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Pain. 2014 Aug;155(8):1591-604. doi: 10.1016/j.pain.2014.05.005. Epub 2014 May 9.

Vagal anandamide signaling via cannabinoid receptor 1 contributes to luminal 5-HT modulation of visceral nociception in rats.

Author information

1
Department of Gastroenterology, Ren Ji Hospital, School of Medicine, Shanghai Jiao Tong University, Shanghai Institute of Digestive Disease, 145 Middle Shandong Road, Shanghai, China.
2
Department of pharmaceutics, Key Laboratory of Smart Drug Delivery, Ministry of Education & PLA, School of Pharmacy, Fudan University, 826 Zhangheng Road, Shanghai, China.
3
Department of Gastroenterology, Ren Ji Hospital, School of Medicine, Shanghai Jiao Tong University, Shanghai Institute of Digestive Disease, 145 Middle Shandong Road, Shanghai, China. Electronic address: slchenmd@hotmail.com.

Abstract

Serotonin (5-HT) plays pivotal roles in the pathogenesis of postinfectious irritable bowel syndrome (PI-IBS), and luminal 5-HT time-dependently modulates visceral nociception. We found that duodenal biopsies from PI-IBS patients exhibited increased 5-HT and decreased anandamide levels and that decreased anandamide was associated with abdominal pain severity, indicating a link between 5-HT and endocannabinoid signaling pathways in PI-IBS. To understand this, we investigated the role of endocannabinoids in 5-HT modulation of visceral nociception in a rat model. Acute intraduodenally applied 5-HT attenuated the visceromotor response (VMR) to colorectal distention, and this was reversed by the cannabinoid receptor 1 (CB1) antagonist AM251. Duodenal anandamide (but not 2-arachidonoylglycerol) content was greatly increased after luminal 5-HT treatment. This effect was abrogated by the 5-HT 3 receptor (5-HT3R) antagonist granisetron, which was luminally delivered to preferentially target vagal terminals. Chemical denervation of vagal afferents blocked 5-HT-evoked antinociception and anandamide release. Chronic luminal 5-HT exposure for 5 days increased baseline VMR and VMR post-5-HT (days 4 and 5). Duodenal levels of anandamide and N-acyl-phosphatidylethanolamine-specific phospholipase D (NAPE-PLD, the anandamide-synthesizing enzyme) protein gradually declined from day 1 to 5. The time-dependent effects of 5-HT were abolished by daily granisetron pretreatment. Daily pretreatment with CB1 agonists or anandamide from day 3 attenuated 5-HT-induced hyperalgesia. These data suggest that vagal 5-HT3R-mediated duodenal anandamide release contributes to acute luminal 5-HT-induced antinociception via CB1 signaling, whereas decreased anandamide is associated with hyperalgesia upon chronic 5-HT treatment. Further understanding of peripheral vagal anandamide signaling may provide insights into the mechanisms underlying 5-HT-related IBS.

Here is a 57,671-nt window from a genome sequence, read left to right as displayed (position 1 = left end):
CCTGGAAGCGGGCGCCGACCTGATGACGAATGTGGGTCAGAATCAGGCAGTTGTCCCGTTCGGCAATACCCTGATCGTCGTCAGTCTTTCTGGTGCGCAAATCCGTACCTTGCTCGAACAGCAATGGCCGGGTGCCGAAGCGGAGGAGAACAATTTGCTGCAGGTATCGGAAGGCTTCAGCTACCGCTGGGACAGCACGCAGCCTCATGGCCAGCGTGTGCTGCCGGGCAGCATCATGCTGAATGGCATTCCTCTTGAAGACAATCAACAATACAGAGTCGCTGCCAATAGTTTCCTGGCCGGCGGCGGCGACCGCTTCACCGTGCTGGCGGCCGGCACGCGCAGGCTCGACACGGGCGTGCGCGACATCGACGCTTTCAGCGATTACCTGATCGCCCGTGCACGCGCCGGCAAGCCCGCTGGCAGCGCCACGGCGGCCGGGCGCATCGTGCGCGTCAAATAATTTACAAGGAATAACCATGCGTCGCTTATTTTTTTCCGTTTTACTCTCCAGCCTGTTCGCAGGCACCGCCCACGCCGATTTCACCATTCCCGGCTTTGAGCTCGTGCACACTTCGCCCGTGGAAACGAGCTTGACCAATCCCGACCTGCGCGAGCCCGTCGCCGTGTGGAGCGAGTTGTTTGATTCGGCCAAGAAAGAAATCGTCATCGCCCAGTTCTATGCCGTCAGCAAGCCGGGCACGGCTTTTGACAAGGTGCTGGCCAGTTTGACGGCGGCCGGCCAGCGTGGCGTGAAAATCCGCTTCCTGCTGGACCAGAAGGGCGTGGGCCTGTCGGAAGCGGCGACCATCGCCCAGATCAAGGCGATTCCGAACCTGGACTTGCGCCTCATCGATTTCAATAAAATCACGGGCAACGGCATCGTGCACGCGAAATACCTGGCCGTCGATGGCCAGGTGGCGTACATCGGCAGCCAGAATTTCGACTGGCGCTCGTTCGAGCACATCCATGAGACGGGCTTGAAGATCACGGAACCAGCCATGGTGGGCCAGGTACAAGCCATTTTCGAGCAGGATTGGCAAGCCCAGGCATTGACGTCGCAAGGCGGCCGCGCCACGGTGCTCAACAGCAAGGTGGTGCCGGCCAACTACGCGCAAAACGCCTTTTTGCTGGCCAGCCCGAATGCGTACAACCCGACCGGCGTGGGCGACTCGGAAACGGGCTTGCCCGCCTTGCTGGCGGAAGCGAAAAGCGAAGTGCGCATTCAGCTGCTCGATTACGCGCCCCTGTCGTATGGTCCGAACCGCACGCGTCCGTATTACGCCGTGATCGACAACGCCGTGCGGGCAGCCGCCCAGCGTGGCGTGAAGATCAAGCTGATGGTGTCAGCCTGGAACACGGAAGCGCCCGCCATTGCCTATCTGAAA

KEYWORDS:

Anandamide; Postinfectious irritable bowel syndrome; Serotonin; Vagal afferents; Visceral pain

PMID:
24813296
DOI:
10.1016/j.pain.2014.05.005
[Indexed for MEDLINE]

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